Circumscribing the Present

Living now

Welcome to The Stoa Letter, the newsletter on Stoic theory and practice.

Every week we share two emails to help you build resilience and virtue with ancient philosophy. Each email includes one meditation on Stoic theory, one action to do in order to become more Stoic, and links to the best resources we’ve found.

Thanks to everyone who attended the How to Think Like A Stoic Workshop yesterday. If you’d like to continue your practice with others, our course on Applying Stoicism begins in 2 weeks.

🏛️ Theory

Pierre Hadot describes one of the key Stoic spiritual exercises as “Circumscribing the Present.”

Marcus Aurelius reminded himself of this practice when he wrote:

If you apply yourself to living only that which you are living–in other words, the present–then you can live the rest of your life until your death in peace, benevolence, and serenity.

Meditations, 12.3

Living in the present, as a Stoic, involves leaving the past behind us and trusting the future to arrive as it will.

To do this, Marcus Aurelius reminded himself that life is nothing more than a set of successive moments. By doing this the tragedies of life become bearable. It is only the present that proves an obstacle – the past is gone and the future has yet to arrive. All we need to do is live well in each instant. Do not make yourself anxious by bringing the future to mind.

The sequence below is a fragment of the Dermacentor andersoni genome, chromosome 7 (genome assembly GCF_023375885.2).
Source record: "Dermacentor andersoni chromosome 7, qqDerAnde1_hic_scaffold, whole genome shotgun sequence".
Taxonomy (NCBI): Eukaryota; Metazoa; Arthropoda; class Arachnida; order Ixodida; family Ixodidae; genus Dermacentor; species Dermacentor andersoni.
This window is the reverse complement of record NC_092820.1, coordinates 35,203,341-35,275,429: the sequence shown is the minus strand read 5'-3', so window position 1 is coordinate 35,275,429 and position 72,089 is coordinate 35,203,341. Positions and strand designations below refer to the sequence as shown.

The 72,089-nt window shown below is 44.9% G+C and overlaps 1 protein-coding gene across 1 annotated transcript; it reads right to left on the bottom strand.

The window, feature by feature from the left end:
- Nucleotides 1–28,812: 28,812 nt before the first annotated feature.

The primary reason to stay in the present, however, is to bring our focus to our judgments and decisions. Those are what matter, as they determine our character and, as the line goes:

Character is fate.


If we’re unaware of the present, we’ll miss important details that should shape what we do and think. If we can’t pay adequate attention to it, our minds may wander to more superficial things.

But if we can stay in the present, take responsibility for what is up to us, and agree to everything else, we’ll be happy.

🎯 Action

Pause and return to the present.

If you’re having difficulty staying in the present, attend to finer details. Tennis coaches encourage their students not to “pay attention to the ball”, but to “pay attention to the lining – every groove – of the ball.”

🔗 Links

📔 Pierre Hadot called the Stoic practices “spiritual exercises”, not because he was interested in new age thinking – or calling himself “spiritual” – but because he thought that term best captured the Stoic’s ambition. Each exercise is part of a training regimen to “raise one’s spirit.” They aim at self-transformation.

📗 A mantra for staying in the present: Let things come, let them be, and let them go.

🌍️ Often the Stoics urge us to see the big picture – does that advice conflict with “Circumscribing the Present”? For example, there’s Seneca’s quip:

What need is there to weep over parts of life? The whole of it calls for tears.

If we could see the big picture, then we’d see there’s little reason to worry about events that come and go in our lives. But doesn’t that contradict the idea that we should apply ourselves only to the present?

I don’t think so. What the Stoics are calling us to do is have the right attitude about the past, present, and future. Each should inform our judgments and decisions. What’s important is that we cultivate the abilities of perspective: attention, awareness, and scale. If we can keep our focus (attention) while remaining sensitive to our internal and external surroundings (awareness), and keeping different perspectives in mind (scale) then we’ll see the world more clearly.

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